Be honest, unless you have foot pain, have you ever thought about how they affect the health of the rest of your body?  Until I started my Pilates training, I never gave my feet a second thought. They just did what they did-got me from point A to B to Z and back again. Pounding the pavement of New York City as an assistant…sometimes in flip-flops (oops!), I often had sore feet. However, I just ignored it and went on my merry if not slightly hobbled way.

The feet are complex and there’s a lot more to them than you think. They’re comprised of more than 50 bones; over 60 joints and 200 (yes 200) muscles, tendons and ligaments that combined propel you from one step to the next. If there’s an imbalance in this combination, a host of problems arise– not only in your feet but all the way up to your neck. If you perform high impact exercise, like running or wear the wrong type of footwear, you are creating a recipe for disaster. I am not saying you should stop running or give up those heels, but caring for your feet is truly important for your overall health and well-being.

Conditions such as Diabetes, Plantar Fasciitis, Bunion, Morton’s Neuroma can cause severe pain and affect the way you walk (favoring one leg over the other because of pain in the affected foot or the way your feet hit the ground) and thus create imbalances in the way the feet work. If you think you might have one of these conditions, you should consult your doctor and develop a plan to relieve symptoms and get your feet in shape ASAP.

However, if you have ‘healthy’ feet, but just ignore them, here are a few tips that might get you walking a little taller and stepping a little lighter. Make sure to take deep inhales and exhales while performing these exercises.

Stretches (Bottom of Foot)

  1. Stand facing a wall and place toes on the wall and heel on the floor. The arch of the foot should be about a 45 degree angle to the floor. Lean in towards the wall thereby increasing the flexion between the toes and the top of the foot. Repeat 5 times each foot holding the stretch for 10-20 seconds each rep.
  2. Sit on the heels with the knees bent and toes curled under. This is not recommended for anyone with knee issues as it creates extreme flexion of the knee. This is also a huge stretch for the feet, so I wouldn’t try this first.  Hold for 10-20 seconds, release the stretch and repeat 5 times.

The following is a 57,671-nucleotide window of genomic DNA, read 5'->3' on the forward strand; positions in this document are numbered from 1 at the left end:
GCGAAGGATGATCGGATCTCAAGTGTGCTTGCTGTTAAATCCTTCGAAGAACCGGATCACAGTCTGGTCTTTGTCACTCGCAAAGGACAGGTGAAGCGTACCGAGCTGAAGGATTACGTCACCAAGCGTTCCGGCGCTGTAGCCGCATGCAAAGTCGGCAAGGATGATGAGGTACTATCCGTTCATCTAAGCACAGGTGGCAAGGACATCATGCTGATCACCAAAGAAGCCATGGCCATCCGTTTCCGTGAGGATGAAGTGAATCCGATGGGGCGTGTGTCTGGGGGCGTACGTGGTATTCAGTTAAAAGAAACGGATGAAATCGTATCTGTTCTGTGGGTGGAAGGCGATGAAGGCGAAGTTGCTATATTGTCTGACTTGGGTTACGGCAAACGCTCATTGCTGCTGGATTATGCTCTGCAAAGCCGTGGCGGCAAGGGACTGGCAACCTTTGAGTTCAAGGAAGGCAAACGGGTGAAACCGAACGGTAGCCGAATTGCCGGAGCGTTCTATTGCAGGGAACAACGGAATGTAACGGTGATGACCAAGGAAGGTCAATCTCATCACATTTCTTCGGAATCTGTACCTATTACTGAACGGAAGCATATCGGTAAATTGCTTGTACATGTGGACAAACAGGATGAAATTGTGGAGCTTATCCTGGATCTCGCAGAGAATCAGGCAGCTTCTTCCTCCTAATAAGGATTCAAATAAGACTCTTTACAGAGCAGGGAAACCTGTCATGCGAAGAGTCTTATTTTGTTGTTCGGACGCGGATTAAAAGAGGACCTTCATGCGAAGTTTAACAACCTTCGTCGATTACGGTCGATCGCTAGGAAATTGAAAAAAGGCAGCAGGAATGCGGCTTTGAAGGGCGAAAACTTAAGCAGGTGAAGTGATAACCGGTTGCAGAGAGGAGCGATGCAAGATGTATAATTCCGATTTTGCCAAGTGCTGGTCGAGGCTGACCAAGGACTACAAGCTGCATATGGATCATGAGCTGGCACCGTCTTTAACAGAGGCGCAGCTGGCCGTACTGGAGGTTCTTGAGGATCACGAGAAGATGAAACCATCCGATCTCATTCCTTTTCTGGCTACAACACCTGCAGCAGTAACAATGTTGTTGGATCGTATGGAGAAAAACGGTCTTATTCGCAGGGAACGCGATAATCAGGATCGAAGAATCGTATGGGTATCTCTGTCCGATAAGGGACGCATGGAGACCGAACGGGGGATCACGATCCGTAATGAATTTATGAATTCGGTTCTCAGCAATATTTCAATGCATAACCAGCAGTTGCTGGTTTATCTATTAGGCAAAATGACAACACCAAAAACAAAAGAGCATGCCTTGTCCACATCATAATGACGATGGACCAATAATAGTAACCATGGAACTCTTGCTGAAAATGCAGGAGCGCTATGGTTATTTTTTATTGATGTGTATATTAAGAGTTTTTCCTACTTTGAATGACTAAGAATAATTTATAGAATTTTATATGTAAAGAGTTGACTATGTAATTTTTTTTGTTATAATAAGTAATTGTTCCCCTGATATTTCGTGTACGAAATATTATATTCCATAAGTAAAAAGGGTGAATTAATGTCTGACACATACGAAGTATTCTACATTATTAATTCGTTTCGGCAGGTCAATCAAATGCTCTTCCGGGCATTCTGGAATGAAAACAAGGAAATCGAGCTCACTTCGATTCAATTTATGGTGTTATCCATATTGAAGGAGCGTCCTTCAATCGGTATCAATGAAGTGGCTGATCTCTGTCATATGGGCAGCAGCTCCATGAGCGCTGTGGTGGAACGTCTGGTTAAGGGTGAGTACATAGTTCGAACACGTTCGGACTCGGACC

*Added bonus-Calf stretch

Stretches (Top of Foot)

  1. Hero Pose-Sit with knees bent, together and the tops of the feet flat on the floor. Make sure the back of the heel (where the achillies meets the heel) is facing the sky.  This is a big stretch so I caution against this being your first one. Leaning your back towards the floor increases the stretch.  Hold for 10-30 seconds, release the stretch and repeat 5 times.
  2. Sit on a chair with both feet on the floor. Curl the toes under so that the tops of the feet are facing the floor. Hold for 10-30 seconds, release the stretch and repeat 5 times. Sit up tall with abdominals pulled in.

*Added bonus-Shin stretch


Place a tennis ball in the center of the arch and roll up toward the toes then down towards the base of the heel. Then roll from the arch out toward the left and right. If there is a spot that feels extra tight, press on it for a few deep breaths.  It can be painful, but worth it. The tennis ball should be fresh, not flat.


Towel Pull (to balance your foot action and strengthens the arch):

Place one foot parallel and flat on a thin towel with heel on the floor directly under your bent knee

Curl toes under towards the arch to move towel closer to your heel. Try and pull evenly with all five toes. Extend foot flat and repeat 10 times each foot.

Try these simple at home techniques. Trust me your feet and body will thank you!

-Jessica Kuiken

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